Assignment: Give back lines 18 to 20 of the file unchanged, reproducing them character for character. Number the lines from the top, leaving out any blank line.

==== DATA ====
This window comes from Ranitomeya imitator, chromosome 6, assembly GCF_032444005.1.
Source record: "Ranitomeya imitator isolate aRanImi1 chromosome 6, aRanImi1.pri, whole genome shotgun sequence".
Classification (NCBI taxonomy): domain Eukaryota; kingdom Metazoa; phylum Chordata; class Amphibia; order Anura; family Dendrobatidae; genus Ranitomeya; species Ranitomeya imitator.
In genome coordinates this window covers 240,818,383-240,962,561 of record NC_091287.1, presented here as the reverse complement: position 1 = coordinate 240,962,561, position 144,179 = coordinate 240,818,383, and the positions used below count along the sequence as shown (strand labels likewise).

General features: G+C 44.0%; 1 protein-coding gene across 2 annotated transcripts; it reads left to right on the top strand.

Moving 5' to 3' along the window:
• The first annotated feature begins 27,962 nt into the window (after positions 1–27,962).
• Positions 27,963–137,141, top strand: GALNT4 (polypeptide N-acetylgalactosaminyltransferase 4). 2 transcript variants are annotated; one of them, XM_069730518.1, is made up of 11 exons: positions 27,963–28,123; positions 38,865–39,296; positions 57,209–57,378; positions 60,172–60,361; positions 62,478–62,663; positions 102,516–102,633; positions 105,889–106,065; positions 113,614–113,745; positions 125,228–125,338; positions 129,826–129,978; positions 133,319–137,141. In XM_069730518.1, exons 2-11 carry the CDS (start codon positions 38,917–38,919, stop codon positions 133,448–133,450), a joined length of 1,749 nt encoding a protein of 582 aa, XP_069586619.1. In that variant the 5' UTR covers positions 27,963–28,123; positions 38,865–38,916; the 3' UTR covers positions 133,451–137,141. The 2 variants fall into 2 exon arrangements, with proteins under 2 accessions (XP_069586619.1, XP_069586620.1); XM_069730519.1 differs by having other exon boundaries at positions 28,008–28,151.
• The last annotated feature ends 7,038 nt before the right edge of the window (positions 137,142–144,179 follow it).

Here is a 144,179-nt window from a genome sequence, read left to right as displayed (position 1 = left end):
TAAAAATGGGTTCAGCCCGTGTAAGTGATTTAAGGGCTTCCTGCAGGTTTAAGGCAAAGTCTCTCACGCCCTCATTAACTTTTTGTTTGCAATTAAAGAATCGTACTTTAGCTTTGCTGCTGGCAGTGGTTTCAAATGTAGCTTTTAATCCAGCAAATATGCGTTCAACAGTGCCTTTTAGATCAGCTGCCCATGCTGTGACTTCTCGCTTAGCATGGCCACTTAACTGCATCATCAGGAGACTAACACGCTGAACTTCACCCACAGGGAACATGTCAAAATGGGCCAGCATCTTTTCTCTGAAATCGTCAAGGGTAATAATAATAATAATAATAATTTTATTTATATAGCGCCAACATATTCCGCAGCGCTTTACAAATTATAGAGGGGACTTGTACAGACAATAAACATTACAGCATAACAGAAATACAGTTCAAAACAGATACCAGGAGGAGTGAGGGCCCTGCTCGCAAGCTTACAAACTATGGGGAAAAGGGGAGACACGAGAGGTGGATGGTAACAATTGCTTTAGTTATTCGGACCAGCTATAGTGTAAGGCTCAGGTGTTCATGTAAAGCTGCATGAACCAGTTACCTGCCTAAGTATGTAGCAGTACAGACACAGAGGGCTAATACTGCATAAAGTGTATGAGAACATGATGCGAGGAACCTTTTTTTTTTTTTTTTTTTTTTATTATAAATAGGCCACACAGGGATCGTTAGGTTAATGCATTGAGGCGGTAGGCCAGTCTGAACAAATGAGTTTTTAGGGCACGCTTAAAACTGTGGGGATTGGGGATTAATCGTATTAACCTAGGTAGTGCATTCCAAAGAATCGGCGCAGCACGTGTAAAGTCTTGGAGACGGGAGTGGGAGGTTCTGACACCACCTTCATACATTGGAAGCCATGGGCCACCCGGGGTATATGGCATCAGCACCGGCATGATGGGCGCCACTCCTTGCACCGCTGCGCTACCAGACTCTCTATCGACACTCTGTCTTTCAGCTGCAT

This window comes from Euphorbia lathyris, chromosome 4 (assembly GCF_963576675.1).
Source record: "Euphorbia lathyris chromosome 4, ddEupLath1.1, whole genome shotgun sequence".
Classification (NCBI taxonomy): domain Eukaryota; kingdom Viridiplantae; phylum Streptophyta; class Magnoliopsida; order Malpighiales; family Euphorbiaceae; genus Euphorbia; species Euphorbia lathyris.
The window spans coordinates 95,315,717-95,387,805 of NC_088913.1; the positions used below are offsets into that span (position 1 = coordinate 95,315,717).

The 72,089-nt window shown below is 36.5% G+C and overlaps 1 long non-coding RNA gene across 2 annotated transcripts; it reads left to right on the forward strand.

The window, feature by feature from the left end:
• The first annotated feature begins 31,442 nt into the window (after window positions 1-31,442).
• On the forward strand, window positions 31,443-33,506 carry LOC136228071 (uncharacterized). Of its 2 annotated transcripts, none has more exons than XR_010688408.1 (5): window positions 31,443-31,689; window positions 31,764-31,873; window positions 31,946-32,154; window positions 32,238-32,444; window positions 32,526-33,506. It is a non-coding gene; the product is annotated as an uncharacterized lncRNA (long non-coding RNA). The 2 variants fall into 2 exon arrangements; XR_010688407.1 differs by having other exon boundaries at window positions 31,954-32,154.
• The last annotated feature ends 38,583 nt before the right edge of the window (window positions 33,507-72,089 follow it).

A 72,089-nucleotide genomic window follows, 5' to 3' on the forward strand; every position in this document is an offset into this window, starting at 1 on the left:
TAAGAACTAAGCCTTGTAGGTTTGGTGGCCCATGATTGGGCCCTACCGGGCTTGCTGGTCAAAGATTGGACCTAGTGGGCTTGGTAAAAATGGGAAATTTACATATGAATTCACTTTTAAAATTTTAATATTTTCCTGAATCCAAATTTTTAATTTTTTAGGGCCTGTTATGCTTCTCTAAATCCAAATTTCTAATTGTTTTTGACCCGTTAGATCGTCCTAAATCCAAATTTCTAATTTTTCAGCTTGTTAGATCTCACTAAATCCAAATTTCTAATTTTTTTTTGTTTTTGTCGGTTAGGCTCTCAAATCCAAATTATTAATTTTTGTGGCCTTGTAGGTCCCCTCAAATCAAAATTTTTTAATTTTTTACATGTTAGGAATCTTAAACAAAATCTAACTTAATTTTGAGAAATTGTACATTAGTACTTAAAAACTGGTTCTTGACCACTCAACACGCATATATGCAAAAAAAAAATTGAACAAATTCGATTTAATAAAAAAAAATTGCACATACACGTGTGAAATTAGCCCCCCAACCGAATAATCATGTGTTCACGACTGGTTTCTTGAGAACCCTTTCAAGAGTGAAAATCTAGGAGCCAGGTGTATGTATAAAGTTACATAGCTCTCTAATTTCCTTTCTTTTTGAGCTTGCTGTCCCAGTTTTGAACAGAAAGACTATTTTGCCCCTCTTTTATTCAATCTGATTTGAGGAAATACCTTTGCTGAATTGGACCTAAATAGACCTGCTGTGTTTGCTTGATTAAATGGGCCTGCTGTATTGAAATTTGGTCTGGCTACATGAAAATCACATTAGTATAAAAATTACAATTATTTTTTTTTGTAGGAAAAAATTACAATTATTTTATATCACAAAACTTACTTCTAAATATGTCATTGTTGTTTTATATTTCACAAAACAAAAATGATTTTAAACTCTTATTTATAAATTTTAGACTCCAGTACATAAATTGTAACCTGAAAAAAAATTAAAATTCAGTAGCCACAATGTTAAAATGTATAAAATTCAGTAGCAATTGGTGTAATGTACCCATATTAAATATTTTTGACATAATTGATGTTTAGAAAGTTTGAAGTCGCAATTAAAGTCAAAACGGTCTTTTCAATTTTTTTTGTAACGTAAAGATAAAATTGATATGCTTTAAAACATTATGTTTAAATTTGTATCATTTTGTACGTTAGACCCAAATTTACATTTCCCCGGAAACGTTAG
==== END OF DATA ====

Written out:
• The first annotated feature begins 31,442 nt into the window (after window positions 1-31,442).
• On the forward strand, window positions 31,443-33,506 carry LOC136228071 (uncharacterized). Of its 2 annotated transcripts, none has more exons than XR_010688408.1 (5): window positions 31,443-31,689; window positions 31,764-31,873; window positions 31,946-32,154; window positions 32,238-32,444; window positions 32,526-33,506. It is a non-coding gene; the product is annotated as an uncharacterized lncRNA (long non-coding RNA). The 2 variants fall into 2 exon arrangements; XR_010688407.1 differs by having other exon boundaries at window positions 31,954-32,154.
• The last annotated feature ends 38,583 nt before the right edge of the window (window positions 33,507-72,089 follow it).